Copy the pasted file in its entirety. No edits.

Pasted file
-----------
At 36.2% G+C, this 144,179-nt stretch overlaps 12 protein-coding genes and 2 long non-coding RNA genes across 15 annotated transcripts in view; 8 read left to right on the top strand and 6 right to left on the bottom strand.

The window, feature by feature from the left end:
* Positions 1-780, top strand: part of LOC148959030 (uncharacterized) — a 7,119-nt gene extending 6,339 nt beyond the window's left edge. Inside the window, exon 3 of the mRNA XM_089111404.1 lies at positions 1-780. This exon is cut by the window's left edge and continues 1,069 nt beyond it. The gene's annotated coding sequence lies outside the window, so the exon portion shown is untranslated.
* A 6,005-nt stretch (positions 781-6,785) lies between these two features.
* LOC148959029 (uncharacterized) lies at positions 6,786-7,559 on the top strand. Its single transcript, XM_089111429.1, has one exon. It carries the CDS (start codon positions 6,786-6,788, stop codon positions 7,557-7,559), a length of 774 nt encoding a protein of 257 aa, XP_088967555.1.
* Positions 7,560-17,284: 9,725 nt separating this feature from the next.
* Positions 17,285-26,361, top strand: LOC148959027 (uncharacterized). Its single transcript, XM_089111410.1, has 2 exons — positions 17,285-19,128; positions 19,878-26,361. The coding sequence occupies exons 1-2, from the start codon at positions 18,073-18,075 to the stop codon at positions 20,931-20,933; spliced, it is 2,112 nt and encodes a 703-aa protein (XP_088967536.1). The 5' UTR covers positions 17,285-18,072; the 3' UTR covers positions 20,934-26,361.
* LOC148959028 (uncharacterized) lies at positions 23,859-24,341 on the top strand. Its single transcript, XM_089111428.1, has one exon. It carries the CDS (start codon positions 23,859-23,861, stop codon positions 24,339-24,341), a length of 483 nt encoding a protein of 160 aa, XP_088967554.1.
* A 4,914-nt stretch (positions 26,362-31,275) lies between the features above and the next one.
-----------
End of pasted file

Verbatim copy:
At 36.2% G+C, this 144,179-nt stretch overlaps 12 protein-coding genes and 2 long non-coding RNA genes across 15 annotated transcripts in view; 8 read left to right on the top strand and 6 right to left on the bottom strand.

The window, feature by feature from the left end:
* Positions 1-780, top strand: part of LOC148959030 (uncharacterized) — a 7,119-nt gene extending 6,339 nt beyond the window's left edge. Inside the window, exon 3 of the mRNA XM_089111404.1 lies at positions 1-780. This exon is cut by the window's left edge and continues 1,069 nt beyond it. The gene's annotated coding sequence lies outside the window, so the exon portion shown is untranslated.
* A 6,005-nt stretch (positions 781-6,785) lies between these two features.
* LOC148959029 (uncharacterized) lies at positions 6,786-7,559 on the top strand. Its single transcript, XM_089111429.1, has one exon. It carries the CDS (start codon positions 6,786-6,788, stop codon positions 7,557-7,559), a length of 774 nt encoding a protein of 257 aa, XP_088967555.1.
* Positions 7,560-17,284: 9,725 nt separating this feature from the next.
* Positions 17,285-26,361, top strand: LOC148959027 (uncharacterized). Its single transcript, XM_089111410.1, has 2 exons — positions 17,285-19,128; positions 19,878-26,361. The coding sequence occupies exons 1-2, from the start codon at positions 18,073-18,075 to the stop codon at positions 20,931-20,933; spliced, it is 2,112 nt and encodes a 703-aa protein (XP_088967536.1). The 5' UTR covers positions 17,285-18,072; the 3' UTR covers positions 20,934-26,361.
* LOC148959028 (uncharacterized) lies at positions 23,859-24,341 on the top strand. Its single transcript, XM_089111428.1, has one exon. It carries the CDS (start codon positions 23,859-23,861, stop codon positions 24,339-24,341), a length of 483 nt encoding a protein of 160 aa, XP_088967554.1.
* A 4,914-nt stretch (positions 26,362-31,275) lies between the features above and the next one.